STEWART, CHARLES BELLINGER TATE
STEWART, CHARLES BELLINGER TATE (1806–1885). Charles Stewart, signer of the Texas Declaration of Independence, was born in Charleston, South Carolina, on February 6, 1806, to Charles and Adrianna (Bull) Stewart. He studied medicine in the early 1820s, and after 1825 he worked as a druggist in Columbus, Georgia, and Columbia, South Carolina; he subsequently resided in Cuba for a few months and conducted a trading partnership. He returned to South Carolina and received his license in pharmacy in June 1829. Stewart then moved to New Orleans and worked as a coffee merchant. He moved to Texas in the spring of 1830 and operated an apothecary shop in Brazoria. In June 1832, during the Anahuac Disturbances, Stewart joined Francis W. Johnson's command and fought at the battle of Velasco. He was later appointed to the Subcommittee of Safety and Vigilance of the Brazoria District by the Convention of 1832. In November 1834 Stewart was appointed secretary of the judicial district of Brazos. In the spring of 1835 he moved to San Felipe de Austin and opened a drugstore. On May 4, 1835, he obtained a license to practice medicine in Texas. On July 17, as secretary for the Austin delegation, Stewart attended a meeting with representatives of Columbia and Mina to discuss the capture Antonio Tenorio's troops by William B. Travis's troops at Anahuac. On October 11 Stewart was elected secretary of the Permanent Council. On November 11 he was appointed by the General Council as enrollment clerk and secretary to the executive, thus becoming in effect the first Texas secretary of state. Stewart and Thomas Barnett were elected to represent Austin at the Convention of 1836. On March 2, 1836, Stewart signed the Texas Declaration of Independence. He moved to Montgomery in 1837, established a medical practice, and opened a drugstore. In 1839 he served on the committee appointed by the Third Congress of the republic to design a new state flag. Stewart is credited with drawing the original draft of the Lone Star flag. On March 5, 1840, he was appointed district attorney pro tem of Montgomery County, and President Mirabeau B. Lamar appointed him notary public on May 11, 1841. Stewart represented Montgomery County at the Constitutional Convention of 1845. He also represented Montgomery County in the First, Fourth, and Fourteenth legislatures. Stewart married Julia Sheppard in March 1835, and the couple had five children. After the death of his first wife he married Elizabeth Antoinette Nichols Boyd. They had two children, and he also adopted her two children from a previous marriage. Stewart died on July 2, 1885, and was buried in the Montgomery Cemetery.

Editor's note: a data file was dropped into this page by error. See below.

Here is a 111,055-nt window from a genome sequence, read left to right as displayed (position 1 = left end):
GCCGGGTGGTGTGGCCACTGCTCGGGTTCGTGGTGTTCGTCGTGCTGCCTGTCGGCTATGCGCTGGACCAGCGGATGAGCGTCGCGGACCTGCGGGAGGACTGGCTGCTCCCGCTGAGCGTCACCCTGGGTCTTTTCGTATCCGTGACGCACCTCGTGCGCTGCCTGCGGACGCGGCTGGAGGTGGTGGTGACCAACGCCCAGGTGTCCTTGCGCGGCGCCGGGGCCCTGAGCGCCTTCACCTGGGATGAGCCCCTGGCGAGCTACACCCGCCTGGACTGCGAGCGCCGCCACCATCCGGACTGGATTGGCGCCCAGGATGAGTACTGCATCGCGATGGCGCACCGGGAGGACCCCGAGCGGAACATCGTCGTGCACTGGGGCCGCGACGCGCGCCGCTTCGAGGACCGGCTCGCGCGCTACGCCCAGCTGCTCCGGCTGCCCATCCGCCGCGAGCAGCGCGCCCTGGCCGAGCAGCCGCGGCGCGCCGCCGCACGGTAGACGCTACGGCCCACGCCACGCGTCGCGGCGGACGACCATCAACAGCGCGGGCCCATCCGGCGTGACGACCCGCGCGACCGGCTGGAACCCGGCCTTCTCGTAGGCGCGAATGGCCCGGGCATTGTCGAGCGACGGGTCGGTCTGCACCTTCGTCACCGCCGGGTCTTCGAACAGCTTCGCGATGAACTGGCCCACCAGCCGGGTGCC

Image Use Disclaimer
All copyrighted materials included within the Handbook of Texas Online are in accordance with Title 17 U.S.C. Section 107 related to Copyright and “Fair Use” for Non-Profit educational institutions, which permits the Texas State Historical Association (TSHA), to utilize copyrighted materials to further scholarship, education, and inform the public. The TSHA makes every effort to conform to the principles of fair use and to comply with copyright law.
For more information go to: http://www.law.cornell.edu/uscode/17/107.shtml
If you wish to use copyrighted material from this site for purposes of your own that go beyond fair use, you must obtain permission from the copyright owner.
The following, adapted from the Chicago Manual of Style, 15th edition, is the preferred citation for this article.Handbook of Texas Online, Virginia Stewart Lindley Ford, "Stewart, Charles Bellinger Tate," accessed December 07, 2016, http://www.tshaonline.org/handbook/online/articles/fst53.
Uploaded on June 15, 2010. Published by the Texas State Historical Association.